Save the file. Click the File menu in your text editor and select Save As. In the dropdown menu beneath the name box, choose the Python file type. If you are using Notepad (not recommended), select “All Files” and then add “.py” to the end of the file name.

    • Make sure to save the file somewhere easy to access, as you will need to navigate to it in the command prompt.
    • For this example, save the file as “”.
  5. 5

    Run the program. Open your Command Prompt or Terminal and navigate to the location where you saved your file. Once you are there, run the file by and pressing Enter. You should see the text Hello, World!displayed beneath the command prompt.

    • Depending on how you installed Python, you may need to type python to run the program.
  6. 6

    Test often. One of the great things about Python is that you can test out your new programs immediately. A good practice is to have your command prompt open at the same time that you have your editor open. When you save your changes in your editor, you can immediately run the program from the command line, allowing you to quickly test changes.

 Part 5 of 5: Building Advanced Programs
  1. 1

    Experiment with a basic flow control statement. Flow control statements allow you to control what the program does based on specific conditions.[2] These statements are the heart of Python programming, and allow you to create programs that do different things depending on input and conditions. The while statement is a good one to start with. In this example, you can use the while statement to calculate theFibonacci sequence up to 100:

    # Each number in the Fibonacci sequence is 
    # the sum of the previous two numbers 
    a, b = 0, 1
    while b < 100:
            print(b, end=' ')
            a, b = b, a+b
    • The sequence will run as long as (while) b is less than (<) 100.
    • The output will be 1 1 2 3 5 8 13 21 34 55 89
    • The end=' ' command will display the output on the same line instead of putting each value on a separate line.
    • There are a couple things to note in this simple program that are critical to creating complex programs in Python:
      • Make note of the indentation. A : indicates that the following lines will be indented and are part of the block. In the above example, theprint(b) and a, b = b, a+b are part of the while block. Properly indenting is essential in order for your program to work.
      • Multiple variables can be defined on the same line. In the above example, a and b are both defined on the first line.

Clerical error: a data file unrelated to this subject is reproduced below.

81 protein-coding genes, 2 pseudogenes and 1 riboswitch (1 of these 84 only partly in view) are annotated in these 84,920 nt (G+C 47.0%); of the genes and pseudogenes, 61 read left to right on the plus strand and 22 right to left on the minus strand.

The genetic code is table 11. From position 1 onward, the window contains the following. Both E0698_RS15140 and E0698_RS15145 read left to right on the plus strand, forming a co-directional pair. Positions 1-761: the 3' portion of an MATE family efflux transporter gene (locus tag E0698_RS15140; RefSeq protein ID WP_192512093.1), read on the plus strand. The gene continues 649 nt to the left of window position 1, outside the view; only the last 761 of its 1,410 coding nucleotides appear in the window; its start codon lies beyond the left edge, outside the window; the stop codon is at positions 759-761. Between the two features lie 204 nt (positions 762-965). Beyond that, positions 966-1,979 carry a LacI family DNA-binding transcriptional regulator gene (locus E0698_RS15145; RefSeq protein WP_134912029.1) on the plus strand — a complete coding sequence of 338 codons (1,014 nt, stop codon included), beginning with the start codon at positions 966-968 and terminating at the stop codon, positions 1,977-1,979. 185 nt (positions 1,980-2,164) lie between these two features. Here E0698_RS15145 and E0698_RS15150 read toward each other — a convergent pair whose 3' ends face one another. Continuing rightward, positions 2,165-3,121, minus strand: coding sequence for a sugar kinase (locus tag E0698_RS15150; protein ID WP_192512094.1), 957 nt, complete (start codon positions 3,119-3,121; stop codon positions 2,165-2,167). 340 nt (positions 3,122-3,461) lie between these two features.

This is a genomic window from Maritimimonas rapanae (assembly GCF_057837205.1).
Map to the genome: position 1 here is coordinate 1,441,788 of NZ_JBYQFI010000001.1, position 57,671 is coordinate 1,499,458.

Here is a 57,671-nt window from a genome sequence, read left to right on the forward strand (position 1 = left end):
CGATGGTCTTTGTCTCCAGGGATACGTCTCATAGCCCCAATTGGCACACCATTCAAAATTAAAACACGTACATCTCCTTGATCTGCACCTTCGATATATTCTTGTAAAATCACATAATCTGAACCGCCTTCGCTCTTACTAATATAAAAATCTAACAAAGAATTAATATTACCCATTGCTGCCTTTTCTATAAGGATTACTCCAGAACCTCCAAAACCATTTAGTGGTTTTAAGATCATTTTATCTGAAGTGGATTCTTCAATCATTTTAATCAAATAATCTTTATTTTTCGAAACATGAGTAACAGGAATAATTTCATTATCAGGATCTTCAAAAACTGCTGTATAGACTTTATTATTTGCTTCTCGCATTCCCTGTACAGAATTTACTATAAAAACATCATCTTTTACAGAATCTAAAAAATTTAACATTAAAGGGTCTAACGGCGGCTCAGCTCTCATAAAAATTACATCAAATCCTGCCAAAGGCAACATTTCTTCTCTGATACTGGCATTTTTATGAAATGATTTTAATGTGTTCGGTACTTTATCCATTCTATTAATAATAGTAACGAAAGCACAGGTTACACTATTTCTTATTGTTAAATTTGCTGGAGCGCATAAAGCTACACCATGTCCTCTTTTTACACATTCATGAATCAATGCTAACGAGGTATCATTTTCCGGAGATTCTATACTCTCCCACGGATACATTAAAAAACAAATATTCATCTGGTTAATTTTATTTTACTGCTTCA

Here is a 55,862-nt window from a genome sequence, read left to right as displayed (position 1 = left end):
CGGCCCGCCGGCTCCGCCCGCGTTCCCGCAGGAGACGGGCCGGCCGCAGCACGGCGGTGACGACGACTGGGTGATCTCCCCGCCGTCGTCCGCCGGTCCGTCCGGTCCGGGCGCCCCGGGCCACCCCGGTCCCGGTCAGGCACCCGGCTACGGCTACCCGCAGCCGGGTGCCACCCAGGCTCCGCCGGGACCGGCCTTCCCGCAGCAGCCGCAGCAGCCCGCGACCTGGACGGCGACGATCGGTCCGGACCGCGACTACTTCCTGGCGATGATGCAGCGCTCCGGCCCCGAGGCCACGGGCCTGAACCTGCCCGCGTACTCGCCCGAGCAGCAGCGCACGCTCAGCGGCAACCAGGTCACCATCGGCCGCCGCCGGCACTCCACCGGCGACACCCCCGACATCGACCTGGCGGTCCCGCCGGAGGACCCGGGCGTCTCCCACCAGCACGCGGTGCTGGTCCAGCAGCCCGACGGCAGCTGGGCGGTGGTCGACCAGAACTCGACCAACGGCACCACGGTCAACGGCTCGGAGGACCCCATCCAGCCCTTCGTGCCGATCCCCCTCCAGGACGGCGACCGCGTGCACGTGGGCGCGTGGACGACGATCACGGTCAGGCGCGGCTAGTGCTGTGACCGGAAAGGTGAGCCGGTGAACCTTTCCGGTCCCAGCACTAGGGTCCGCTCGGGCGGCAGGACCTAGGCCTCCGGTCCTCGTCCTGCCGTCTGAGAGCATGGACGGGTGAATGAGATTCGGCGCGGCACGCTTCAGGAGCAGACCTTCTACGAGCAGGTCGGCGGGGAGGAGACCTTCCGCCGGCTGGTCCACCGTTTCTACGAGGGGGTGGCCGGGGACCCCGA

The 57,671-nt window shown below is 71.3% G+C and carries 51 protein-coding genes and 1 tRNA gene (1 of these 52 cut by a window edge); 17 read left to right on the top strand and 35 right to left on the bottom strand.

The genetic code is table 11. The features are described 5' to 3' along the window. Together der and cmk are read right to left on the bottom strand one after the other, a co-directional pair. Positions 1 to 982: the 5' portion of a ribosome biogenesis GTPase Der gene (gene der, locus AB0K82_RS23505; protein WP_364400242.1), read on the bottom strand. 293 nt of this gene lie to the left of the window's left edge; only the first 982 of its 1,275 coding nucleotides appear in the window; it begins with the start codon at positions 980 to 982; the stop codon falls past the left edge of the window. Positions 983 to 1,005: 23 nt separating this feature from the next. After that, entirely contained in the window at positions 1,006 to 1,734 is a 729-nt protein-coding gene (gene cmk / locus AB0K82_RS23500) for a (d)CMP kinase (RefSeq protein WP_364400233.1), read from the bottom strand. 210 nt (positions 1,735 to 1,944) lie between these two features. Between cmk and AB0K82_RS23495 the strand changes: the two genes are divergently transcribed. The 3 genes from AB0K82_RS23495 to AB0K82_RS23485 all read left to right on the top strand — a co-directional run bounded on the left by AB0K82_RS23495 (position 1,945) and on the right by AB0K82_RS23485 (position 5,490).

• If you are entering this program directly into the interpreter, you must add a blank line to the end so that the interpreter knows that the program is finished.
  2. 2

    Build functions within programs. You can define functions that you can then call on later in the program. This is especially useful if you need to use multiple functions within the confines of a larger program. In the following example, you can create a function to call a Fibonacci sequence similar to the one you wrote earlier:[3]

    def fib(n):
            a, b = 0, 1
            while a < n:
                    print(a, end=' ')
                    a, b = b, a+b
    # Later in the program, you can call your Fibonacci
    # function for any value you specify
    • This will return 0 1 1 2 3 5 8 13 21 34 55 89 144 233 377 610 987
  3. 3

    Build a more complicated flow control program. Flow control statements allow you to set specific conditions that change how the program is run. This is especially important when you are dealing with user input. The following example will use the if, elif (else if), and else to create a simple program that evaluates the user’s age.[4]

    age = int(input("Enter your age: "))
    if age <= 12:
            print("It's great to be a kid!")
    elif age in range(13, 20):
            print("You're a teenager!")
            print("Time to grow up")
    # If any of these statements are true
    # the corresponding message will be displayed.
    # If neither statement is true, the "else"
    # message is displayed.
    • This program also introduces a few other very important statements that will be invaluable for a variety of different applications:
      • input() – This invokes user input from the keyboard. The user will see the message written in the parentheses. In this example, theinput() is surrounded by an int() function, which means all input will be treated as an integer.
      • range() – This function can be used in a variety of ways. In this program, it is checking to see if the number in a range between 13 and 20. The end of the range is not counted in the calculation.
  4. 4

    Learn the other conditional expressions. The previous example used the “less than or equal” (<=) symbol to determine if the inputted age met the condition. You can use the same conditional expressions that you would in math, but typing them is a little different:

    Conditional Expressions. [5]
    Meaning Symbol Python Symbol
    Less than < <
    Greater than > >
    Less than or equal <=
    Greater than or equal >=
    Equals = ==
    Not equal  !=
  5. 5

    Continue learning. These are just the basics when it comes to Python. Although it’s one of the simplest languages to learn, there is quite a bit of depth if you are interested in digging. The best way to keep learning is to keep creating programs! Remember that you can quickly write scratch programs directly in the interpreter, and testing your changes is as simple as running the program from the command line again.

    • There are lots of good books available for Python programming, including, “Python for Beginners”, “Python Cookbook”, and “Python Programming: An Introduction to Computer Science”.
    • There are a variety of sources available online, but many are still geared towards Python 2.X. You may need to make adjustments to any examples that they provide.
    • Many local schools offer classes on Python. Oftentimes Python is taught in introductory classes as it is one of the easier languages to learn.